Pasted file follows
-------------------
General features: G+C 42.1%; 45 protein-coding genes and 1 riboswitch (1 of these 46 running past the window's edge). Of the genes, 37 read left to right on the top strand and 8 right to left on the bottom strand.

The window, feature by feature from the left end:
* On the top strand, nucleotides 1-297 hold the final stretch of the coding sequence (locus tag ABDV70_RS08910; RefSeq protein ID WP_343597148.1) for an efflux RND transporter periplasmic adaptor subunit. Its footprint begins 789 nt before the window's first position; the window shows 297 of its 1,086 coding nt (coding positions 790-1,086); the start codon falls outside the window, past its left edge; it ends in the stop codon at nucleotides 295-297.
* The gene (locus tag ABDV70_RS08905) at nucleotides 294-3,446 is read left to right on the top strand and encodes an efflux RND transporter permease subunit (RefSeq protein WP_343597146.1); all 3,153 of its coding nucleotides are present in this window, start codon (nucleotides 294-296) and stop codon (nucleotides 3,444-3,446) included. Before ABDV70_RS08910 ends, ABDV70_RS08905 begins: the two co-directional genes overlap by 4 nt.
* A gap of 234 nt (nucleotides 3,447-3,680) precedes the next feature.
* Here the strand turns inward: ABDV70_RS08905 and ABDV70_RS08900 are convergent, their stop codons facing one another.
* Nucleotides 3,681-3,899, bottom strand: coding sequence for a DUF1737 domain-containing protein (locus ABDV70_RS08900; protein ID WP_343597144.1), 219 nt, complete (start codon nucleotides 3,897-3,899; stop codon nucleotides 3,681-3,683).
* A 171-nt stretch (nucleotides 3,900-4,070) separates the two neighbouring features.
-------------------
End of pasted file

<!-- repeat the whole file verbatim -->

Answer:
General features: G+C 42.1%; 45 protein-coding genes and 1 riboswitch (1 of these 46 running past the window's edge). Of the genes, 37 read left to right on the top strand and 8 right to left on the bottom strand.

The window, feature by feature from the left end:
* On the top strand, nucleotides 1-297 hold the final stretch of the coding sequence (locus tag ABDV70_RS08910; RefSeq protein ID WP_343597148.1) for an efflux RND transporter periplasmic adaptor subunit. Its footprint begins 789 nt before the window's first position; the window shows 297 of its 1,086 coding nt (coding positions 790-1,086); the start codon falls outside the window, past its left edge; it ends in the stop codon at nucleotides 295-297.
* The gene (locus tag ABDV70_RS08905) at nucleotides 294-3,446 is read left to right on the top strand and encodes an efflux RND transporter permease subunit (RefSeq protein WP_343597146.1); all 3,153 of its coding nucleotides are present in this window, start codon (nucleotides 294-296) and stop codon (nucleotides 3,444-3,446) included. Before ABDV70_RS08910 ends, ABDV70_RS08905 begins: the two co-directional genes overlap by 4 nt.
* A gap of 234 nt (nucleotides 3,447-3,680) precedes the next feature.
* Here the strand turns inward: ABDV70_RS08905 and ABDV70_RS08900 are convergent, their stop codons facing one another.
* Nucleotides 3,681-3,899, bottom strand: coding sequence for a DUF1737 domain-containing protein (locus ABDV70_RS08900; protein ID WP_343597144.1), 219 nt, complete (start codon nucleotides 3,897-3,899; stop codon nucleotides 3,681-3,683).
* A 171-nt stretch (nucleotides 3,900-4,070) separates the two neighbouring features.